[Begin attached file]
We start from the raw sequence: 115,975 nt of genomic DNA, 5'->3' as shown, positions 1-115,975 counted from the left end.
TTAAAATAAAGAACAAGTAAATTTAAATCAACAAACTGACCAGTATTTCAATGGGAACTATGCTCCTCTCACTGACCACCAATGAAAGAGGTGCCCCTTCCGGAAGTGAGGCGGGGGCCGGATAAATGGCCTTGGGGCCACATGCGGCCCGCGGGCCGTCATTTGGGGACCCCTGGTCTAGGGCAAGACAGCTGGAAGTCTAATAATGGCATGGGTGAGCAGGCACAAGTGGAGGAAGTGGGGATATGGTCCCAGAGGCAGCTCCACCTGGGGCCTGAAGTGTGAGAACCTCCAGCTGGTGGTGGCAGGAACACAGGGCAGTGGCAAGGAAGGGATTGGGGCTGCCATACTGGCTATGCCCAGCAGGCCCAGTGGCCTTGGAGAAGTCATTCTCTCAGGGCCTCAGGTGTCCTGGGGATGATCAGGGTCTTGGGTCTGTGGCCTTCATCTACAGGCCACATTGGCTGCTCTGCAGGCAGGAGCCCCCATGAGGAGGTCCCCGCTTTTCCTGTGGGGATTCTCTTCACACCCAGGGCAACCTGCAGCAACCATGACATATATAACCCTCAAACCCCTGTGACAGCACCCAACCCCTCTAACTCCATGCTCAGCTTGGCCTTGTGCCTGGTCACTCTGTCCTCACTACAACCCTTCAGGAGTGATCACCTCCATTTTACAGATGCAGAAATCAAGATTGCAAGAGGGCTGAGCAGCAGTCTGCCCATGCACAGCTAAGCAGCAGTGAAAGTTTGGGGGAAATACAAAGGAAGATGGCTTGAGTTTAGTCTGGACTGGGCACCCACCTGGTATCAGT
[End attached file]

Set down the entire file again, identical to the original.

We start from the raw sequence: 115,975 nt of genomic DNA, 5'->3' as shown, positions 1-115,975 counted from the left end.
TTAAAATAAAGAACAAGTAAATTTAAATCAACAAACTGACCAGTATTTCAATGGGAACTATGCTCCTCTCACTGACCACCAATGAAAGAGGTGCCCCTTCCGGAAGTGAGGCGGGGGCCGGATAAATGGCCTTGGGGCCACATGCGGCCCGCGGGCCGTCATTTGGGGACCCCTGGTCTAGGGCAAGACAGCTGGAAGTCTAATAATGGCATGGGTGAGCAGGCACAAGTGGAGGAAGTGGGGATATGGTCCCAGAGGCAGCTCCACCTGGGGCCTGAAGTGTGAGAACCTCCAGCTGGTGGTGGCAGGAACACAGGGCAGTGGCAAGGAAGGGATTGGGGCTGCCATACTGGCTATGCCCAGCAGGCCCAGTGGCCTTGGAGAAGTCATTCTCTCAGGGCCTCAGGTGTCCTGGGGATGATCAGGGTCTTGGGTCTGTGGCCTTCATCTACAGGCCACATTGGCTGCTCTGCAGGCAGGAGCCCCCATGAGGAGGTCCCCGCTTTTCCTGTGGGGATTCTCTTCACACCCAGGGCAACCTGCAGCAACCATGACATATATAACCCTCAAACCCCTGTGACAGCACCCAACCCCTCTAACTCCATGCTCAGCTTGGCCTTGTGCCTGGTCACTCTGTCCTCACTACAACCCTTCAGGAGTGATCACCTCCATTTTACAGATGCAGAAATCAAGATTGCAAGAGGGCTGAGCAGCAGTCTGCCCATGCACAGCTAAGCAGCAGTGAAAGTTTGGGGGAAATACAAAGGAAGATGGCTTGAGTTTAGTCTGGACTGGGCACCCACCTGGTATCAGT